"That's not music. That's just noise."
Said every parent to their kids.
Your Blog has noticed, because he has a kid who represents today's youth, that that musical generation gap is much narrower than it was a generation ago.
When The Blog Jr. was around 6 or 7, Your Blog overheard his son, standing in the driveway, loudly singing...
"Ice ice baby Ice Ice baby All right stop collaborate and listen..."
Your Blog, alarmed, dragged the Blog Jr. into the house by his ear and introduced him to Queen and David Bowie.
A moment of parental responsibility that, I like to think, changed The Blog Jr.'s life, forever.
The Blog Jr. became a fan of Freddie Mercury and Company, to the point that I dreaded the day that I would have to tell him that Freddie had died of complications from AIDS.
As it turned out, it was never an issue. Because my kid grew up to be awesome.
For more than a year, The Blog Jr. used "Queen's Greatest Hits" to lullaby him to sleep.
It seems weird, in retrospect, that the bombast of Queen would lull a kid to sleep, but not as weird as the fact that he, later, preferred The Ramones punk rock, "Beat on the Brat" and "Sedated" for his bedtime music.
So, what am I talking about?
The musical generation gap between my generation and my parent's.
My parents wrote off most of my generation's music as crap devoted solely to sex and drugs.
And, for the most part, they were probably right.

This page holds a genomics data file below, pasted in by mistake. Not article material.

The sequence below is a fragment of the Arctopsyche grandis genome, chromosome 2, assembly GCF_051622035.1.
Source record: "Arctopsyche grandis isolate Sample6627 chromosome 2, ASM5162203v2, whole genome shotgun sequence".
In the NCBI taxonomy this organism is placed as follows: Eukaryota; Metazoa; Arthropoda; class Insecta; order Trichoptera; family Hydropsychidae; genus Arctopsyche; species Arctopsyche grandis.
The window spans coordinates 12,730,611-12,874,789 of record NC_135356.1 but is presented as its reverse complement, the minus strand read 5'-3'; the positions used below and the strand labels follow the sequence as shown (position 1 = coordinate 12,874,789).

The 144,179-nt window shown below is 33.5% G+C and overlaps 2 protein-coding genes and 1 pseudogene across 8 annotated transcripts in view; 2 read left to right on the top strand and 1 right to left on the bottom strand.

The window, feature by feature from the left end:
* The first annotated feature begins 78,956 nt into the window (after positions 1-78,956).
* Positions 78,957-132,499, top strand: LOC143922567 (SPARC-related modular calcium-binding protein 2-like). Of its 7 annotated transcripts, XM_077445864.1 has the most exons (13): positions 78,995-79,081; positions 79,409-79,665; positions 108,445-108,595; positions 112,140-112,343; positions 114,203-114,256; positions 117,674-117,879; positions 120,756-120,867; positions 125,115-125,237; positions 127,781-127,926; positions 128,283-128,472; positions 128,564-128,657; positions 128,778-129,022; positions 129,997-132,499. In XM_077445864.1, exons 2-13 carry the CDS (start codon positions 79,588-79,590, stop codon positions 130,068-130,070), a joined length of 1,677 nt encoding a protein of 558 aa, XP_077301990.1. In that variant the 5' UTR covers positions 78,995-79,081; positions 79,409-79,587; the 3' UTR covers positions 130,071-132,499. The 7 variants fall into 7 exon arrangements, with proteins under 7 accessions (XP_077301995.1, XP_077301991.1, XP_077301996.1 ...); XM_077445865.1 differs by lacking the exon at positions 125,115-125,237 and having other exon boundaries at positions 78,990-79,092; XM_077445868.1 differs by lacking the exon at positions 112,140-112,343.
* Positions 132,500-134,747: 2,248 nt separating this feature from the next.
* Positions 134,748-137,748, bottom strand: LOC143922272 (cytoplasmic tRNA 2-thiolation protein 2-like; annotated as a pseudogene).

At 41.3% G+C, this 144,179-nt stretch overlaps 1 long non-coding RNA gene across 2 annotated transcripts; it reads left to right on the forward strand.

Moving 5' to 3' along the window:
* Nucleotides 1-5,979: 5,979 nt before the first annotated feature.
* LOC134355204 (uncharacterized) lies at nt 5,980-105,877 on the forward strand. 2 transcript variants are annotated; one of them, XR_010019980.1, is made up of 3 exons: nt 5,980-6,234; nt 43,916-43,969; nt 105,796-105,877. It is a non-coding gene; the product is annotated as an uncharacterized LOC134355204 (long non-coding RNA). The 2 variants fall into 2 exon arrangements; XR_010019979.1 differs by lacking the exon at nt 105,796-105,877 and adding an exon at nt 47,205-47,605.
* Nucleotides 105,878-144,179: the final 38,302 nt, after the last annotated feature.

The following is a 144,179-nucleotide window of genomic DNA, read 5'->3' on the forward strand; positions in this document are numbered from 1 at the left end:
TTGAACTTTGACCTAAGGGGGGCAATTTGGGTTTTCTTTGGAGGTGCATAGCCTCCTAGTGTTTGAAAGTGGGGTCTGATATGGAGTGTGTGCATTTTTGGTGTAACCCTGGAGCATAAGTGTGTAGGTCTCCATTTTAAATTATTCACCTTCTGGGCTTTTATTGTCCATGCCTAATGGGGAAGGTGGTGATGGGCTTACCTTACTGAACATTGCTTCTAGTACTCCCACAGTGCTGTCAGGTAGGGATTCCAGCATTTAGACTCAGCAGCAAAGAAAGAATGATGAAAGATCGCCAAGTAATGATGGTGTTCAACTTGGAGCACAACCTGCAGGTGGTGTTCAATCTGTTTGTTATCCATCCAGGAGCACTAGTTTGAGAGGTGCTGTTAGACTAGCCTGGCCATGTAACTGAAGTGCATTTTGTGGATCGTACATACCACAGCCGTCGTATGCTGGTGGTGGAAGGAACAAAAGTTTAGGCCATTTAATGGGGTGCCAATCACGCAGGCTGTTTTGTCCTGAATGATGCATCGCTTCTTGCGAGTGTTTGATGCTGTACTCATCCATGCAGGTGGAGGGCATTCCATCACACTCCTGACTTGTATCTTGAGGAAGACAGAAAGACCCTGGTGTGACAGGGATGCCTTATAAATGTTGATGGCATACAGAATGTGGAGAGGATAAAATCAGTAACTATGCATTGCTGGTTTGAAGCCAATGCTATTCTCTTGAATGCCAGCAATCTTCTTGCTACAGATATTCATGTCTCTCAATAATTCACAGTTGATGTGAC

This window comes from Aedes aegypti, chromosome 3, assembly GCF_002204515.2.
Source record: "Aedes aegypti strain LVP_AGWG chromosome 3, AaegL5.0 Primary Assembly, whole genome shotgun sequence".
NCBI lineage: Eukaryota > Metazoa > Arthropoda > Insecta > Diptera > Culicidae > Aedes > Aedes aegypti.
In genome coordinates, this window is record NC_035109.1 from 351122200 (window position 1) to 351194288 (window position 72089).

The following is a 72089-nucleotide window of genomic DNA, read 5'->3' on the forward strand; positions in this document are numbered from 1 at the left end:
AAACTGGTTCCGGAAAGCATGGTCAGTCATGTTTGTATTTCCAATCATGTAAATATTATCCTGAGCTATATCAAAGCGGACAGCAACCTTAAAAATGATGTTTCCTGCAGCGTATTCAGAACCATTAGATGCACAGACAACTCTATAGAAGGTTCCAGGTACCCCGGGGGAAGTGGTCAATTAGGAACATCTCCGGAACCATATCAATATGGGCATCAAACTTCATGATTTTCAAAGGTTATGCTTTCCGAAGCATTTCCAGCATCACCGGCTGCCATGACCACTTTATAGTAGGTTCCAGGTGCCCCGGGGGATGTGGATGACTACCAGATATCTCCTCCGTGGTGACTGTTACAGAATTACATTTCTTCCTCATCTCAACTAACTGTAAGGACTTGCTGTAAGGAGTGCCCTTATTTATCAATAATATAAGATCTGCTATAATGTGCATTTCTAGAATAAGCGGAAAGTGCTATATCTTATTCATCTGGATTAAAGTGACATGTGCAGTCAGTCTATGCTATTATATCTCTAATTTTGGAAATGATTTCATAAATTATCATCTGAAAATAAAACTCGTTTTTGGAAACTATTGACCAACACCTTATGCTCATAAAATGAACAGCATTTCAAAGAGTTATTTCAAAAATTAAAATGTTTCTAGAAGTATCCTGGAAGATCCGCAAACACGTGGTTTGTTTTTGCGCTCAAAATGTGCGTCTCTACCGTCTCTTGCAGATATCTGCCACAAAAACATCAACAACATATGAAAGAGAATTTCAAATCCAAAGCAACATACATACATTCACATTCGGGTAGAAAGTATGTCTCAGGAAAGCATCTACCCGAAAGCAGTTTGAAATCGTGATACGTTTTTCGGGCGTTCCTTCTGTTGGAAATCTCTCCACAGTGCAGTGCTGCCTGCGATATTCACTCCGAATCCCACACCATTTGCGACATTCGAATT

KISS' "Love Gun" was, without a doubt, a concept album dedicated to Gene Simmons' and/or Paul Stanley's penis.
The Village People's "YMCA" was certainly a nod to the "homosexual agenda."
Never mind that "YMCA" is a staple of every straight wedding reception.
Was James Taylor's "Fire and Rain" a song about drugs?
Was John Denver's "Rocky Mountain High" about drugs?
Which brings us to this...
When I was a teen, the adults around me insisted that this song was about drugs. One drug, specifically.
As a teen, I argued the official line. "No! It's not about LSD. It was inspired by a picture that young Julian Lennon drew of his elementary school crush, Lucy."
As an adult, I looked back and thought, "Phfft! Of course it was about LSD. Could it be more obvious?"
Lucy is real and really was Julian's school boy crush, and the crayon drawing really exists. (You can Google it, but there are so many related images on line that finding it is a bit of a needle in a haystack.)
So, the official story is, in fact, a fact.
"Plasticine porters, looking glass ties, marshmallow pies and kaleidoscope eyes?"
Yeahhh. Kind of hallucinogenic.
Parents vs. Rock. On this one... a draw.